No team in Italy has been as active or aggressive in the transfer market this summer than the Nerazzurri. The club has done a tremendous job in strengthening the team with incredible dynamism in a unique and innovative way that Italian media outlet Corriere Dello Sport has dubbed “The Inter Formula”.
Sporting Director Piero Ausilo and General Director Marco Fassone are said to have invented the plan last summer, and the Corriere claimed the idea would be remembered as theirs in “100 years from now.”
The plan in basic terms is that the Nerazzurri take a player on loan (often for two years) and then pay in 12 month or 24 month installments. Spreading the payment does not impact their budget all in one hit and also helps them meet the restrictions imposed by Financial Fair Play (FFP). This system allows them to purchase a number of players (perhaps out of their initial price range) and helps them in bypassing UEFA’s sanctions by making what the paper called “intelligent payments.”
Take for example the signing of Atletico Madrid’s Brazilian centre-back Miranda, who actually is on a two year loan also. This deal according the Corriere dello Sport is worth €12.5 million and a further €2 million in bonuses that will be spread over the two years. Therefore, Inter will be paying for Shaqiri this summer (which they already have) and then Miranda will be paid off over two years. This may take some financial juggling but is nothing that cannot be controlled by some astute accounting.
This was the tactic used by Inter in January in the signing of Xherdan Shaqiri from Bayern Munich. The price was a free loan for six months followed by a compulsory obligation to purchase that will cost €15 million. This price could have risen by €1 million for two extra factors: if Inter reach the Champions League (which they didn’t) or if Shaqiri makes a set number of appearances (which he probably didn’t).
After having Shaqiri for free for six months, Inter are now trying to flip him to another club so that they can make a quick profit on the €15 million they just paid Bayern for him.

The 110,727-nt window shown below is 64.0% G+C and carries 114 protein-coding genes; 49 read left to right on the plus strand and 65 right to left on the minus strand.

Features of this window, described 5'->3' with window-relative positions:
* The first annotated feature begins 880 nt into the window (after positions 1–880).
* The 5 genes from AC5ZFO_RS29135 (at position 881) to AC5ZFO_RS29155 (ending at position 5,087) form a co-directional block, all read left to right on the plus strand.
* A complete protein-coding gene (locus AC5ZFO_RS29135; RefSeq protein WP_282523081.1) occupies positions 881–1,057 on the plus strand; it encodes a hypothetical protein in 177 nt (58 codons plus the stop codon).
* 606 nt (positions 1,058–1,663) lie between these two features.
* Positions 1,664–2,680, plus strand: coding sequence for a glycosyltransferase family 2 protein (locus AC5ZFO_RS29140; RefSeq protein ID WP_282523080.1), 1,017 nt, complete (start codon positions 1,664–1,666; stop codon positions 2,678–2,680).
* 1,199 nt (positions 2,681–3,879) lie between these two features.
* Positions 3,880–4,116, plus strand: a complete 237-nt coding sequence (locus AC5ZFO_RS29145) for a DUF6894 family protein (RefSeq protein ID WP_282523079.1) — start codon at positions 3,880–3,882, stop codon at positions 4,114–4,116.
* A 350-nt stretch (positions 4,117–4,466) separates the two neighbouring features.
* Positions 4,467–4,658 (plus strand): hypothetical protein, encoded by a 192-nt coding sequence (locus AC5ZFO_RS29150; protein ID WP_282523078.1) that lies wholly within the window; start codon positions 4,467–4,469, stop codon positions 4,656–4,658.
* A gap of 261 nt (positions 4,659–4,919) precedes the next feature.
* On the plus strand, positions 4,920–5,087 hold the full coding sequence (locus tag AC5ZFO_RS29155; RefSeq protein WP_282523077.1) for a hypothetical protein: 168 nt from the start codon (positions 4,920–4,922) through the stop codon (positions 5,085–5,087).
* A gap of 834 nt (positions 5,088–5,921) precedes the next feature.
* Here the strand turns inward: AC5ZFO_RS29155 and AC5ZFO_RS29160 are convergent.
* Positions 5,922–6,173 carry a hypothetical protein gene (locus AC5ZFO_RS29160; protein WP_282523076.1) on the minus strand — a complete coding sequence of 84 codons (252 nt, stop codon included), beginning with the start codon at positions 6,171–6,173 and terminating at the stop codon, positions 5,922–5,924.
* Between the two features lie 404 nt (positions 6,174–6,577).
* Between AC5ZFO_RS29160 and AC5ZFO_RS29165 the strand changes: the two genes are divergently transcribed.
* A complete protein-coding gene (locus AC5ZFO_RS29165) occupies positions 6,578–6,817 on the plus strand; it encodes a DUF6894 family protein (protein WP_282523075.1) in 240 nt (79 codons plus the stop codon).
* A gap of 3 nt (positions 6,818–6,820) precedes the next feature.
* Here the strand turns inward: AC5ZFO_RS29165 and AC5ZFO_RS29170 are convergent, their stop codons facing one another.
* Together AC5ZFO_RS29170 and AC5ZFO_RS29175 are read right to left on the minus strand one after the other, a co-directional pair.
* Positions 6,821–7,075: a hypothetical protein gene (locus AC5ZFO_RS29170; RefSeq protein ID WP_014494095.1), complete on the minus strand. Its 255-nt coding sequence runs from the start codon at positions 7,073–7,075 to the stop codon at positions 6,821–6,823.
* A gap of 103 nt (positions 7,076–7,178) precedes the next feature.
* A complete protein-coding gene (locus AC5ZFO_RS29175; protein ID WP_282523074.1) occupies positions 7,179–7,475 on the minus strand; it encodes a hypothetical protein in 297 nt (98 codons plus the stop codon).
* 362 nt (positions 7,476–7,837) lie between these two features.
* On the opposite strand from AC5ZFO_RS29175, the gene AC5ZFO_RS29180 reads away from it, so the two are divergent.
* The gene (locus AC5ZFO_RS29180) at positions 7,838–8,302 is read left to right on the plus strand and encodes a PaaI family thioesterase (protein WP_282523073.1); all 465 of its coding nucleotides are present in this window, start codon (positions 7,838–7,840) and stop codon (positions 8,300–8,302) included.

Inter haven’t stopped there though, a signed Barcelona’s Martin Montoya on a loan deal with installed payments of €8 million.
These “intelligent payments” have also allowed them to use the bulk of their transfer funds on a marquee signing, while adding quality around midfielder Geoffrey Kondogbia, who arrived from Monaco in a move that surprised most of Europe and he became Inter’s third most expensive signing ever in a deal reported to be around €40 million
If this system is successful then why would clubs not copy this seemingly ingenious plan? It does take some expert negotiating skills as on the outset, the selling clubs do seem to be being extremely generous in the way they are allowing Inter to operate. This again shows the skill of Fassone and Ausilio as they target players who will be allowed to leave on these deals.
But Inter are taking a massive gamble with these deals as they are being paid in installments, and it is clear that the Nerazzurri are banking on qualifying for the Champions League to pay off these sums. If Inter fail to finish in the top three this season, the financial implications will be felt for years. Do they have a plan in place if they don’t?
The Inter formula for better or for worse will seemingly go down in history whatever the answer to the equation becomes. If Inter are in the Champions League next season then the ways that teams approach the transfer windows could be changed as a result.